As many as 500 brain scans are performed in Scotland every week. These scans are mostly used to diagnose – or rule out – serious diseases like strokes and tumours, but this is not their only function. Brain scans can also show more subtle changes, like brain shrinkage (atrophy) which is common as people get older.
Another common brain change associated with ageing is the development of small areas of abnormality in the wiring of the brain, known as white matter lesions. It is difficult to know whether these changes signify the early onset of diseases like dementia, or are just changes that happen naturally with age, like the wrinkles that appear on your face.
How abnormal is abnormal?
For those of us working with scans, a person’s brain is as unique as their face. And it’s important that doctors can tell which features are a normal part of ageing and which are cause for concern. Doctors who work with scans can draw on years of experience to make judgements about their patients.
The problem is that it is difficult to share individual doctors’ impressions. For example, when a specialist who has seen thousands of scans says “this is abnormal”, someone else looking at the report doesn’t know how abnormal that is.
And every doctor, depending on their experience, may have a slightly different understanding of the amount of atrophy or shrinkage that is “normal” for a particular age group or for sufferers of conditions like high blood pressure.
Childhood growth charts use large sample groups of children to define what normal limits for weight, height and head circumference at certain ages. This helps health professionals work out who might need further medical attention. A similar guide for brains could be an invaluable tool, especially for those working with children and those in old age because their brains are changing the most quickly.
Building the database
The Brain Research Imaging Centre in Edinburgh is in the process of creating a such a tool – the BraINS project. To do this, a database of scans needs to be created.
This is being done using scans from healthy volunteers but the records also include clinical information collected from volunteers. This means we can use them to compare brain scans linked to conditions such as high blood pressure and across different ages.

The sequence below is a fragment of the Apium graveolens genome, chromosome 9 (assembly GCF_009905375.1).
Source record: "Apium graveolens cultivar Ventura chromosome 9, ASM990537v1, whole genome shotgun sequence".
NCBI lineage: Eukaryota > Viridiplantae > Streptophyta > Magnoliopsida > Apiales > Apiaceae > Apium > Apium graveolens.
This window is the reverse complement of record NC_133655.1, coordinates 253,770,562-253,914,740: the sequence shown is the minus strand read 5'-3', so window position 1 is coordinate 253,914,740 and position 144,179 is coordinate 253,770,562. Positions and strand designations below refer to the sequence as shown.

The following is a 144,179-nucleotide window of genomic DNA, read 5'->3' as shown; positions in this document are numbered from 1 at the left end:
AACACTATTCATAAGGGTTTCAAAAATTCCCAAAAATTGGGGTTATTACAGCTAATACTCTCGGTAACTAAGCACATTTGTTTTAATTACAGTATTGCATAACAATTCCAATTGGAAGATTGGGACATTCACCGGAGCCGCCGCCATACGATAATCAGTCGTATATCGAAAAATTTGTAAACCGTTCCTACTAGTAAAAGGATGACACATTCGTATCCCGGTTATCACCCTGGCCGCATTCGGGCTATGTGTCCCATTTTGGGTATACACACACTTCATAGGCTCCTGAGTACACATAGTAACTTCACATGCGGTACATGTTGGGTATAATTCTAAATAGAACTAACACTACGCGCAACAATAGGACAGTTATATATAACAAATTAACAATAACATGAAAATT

Currently, only 343 scans of people aged over 60 are publicly available through brain image data banks. Of these, only 98 can be accessed without applying for permissions.
Conversations with other researchers in Scotland reveal that detailed brain scans have been performed on more than 1500 healthy people aged over 60 in the past ten years for research studies. These came with a lot of detailed – and anonymised – information about people’s health as well as results from cognitive skills tests. Drawing all of this together will create a sizeable and searchable bank of data.
The project has already created some reference images of healthy people aged 65-70 and 75-80. This allows a more detailed report. We can look at information for a 65-year-old, for example, that says “the patient’s brain shows severe atrophy for their age: at a level that would be seen in less than 25% of people aged between 75 and 80″. Putting scans into context in this way can help to alert doctors to abnormal brain shrinkage in their patients.
The next step is to expand the project to include many more scans for all age groups, with sufficient clinical information to help doctors make meaningful comparisons. Details about the subjects’ medications, blood pressure, age and other variables will help clarify expectations about what an ageing brain should look like.
It is possible that with projects like these in action, brain scans will not only be used to diagnose individual patients but also to help us understand what is “normal” as we grow older.
Source: The Conversation, story by Susan Shenkin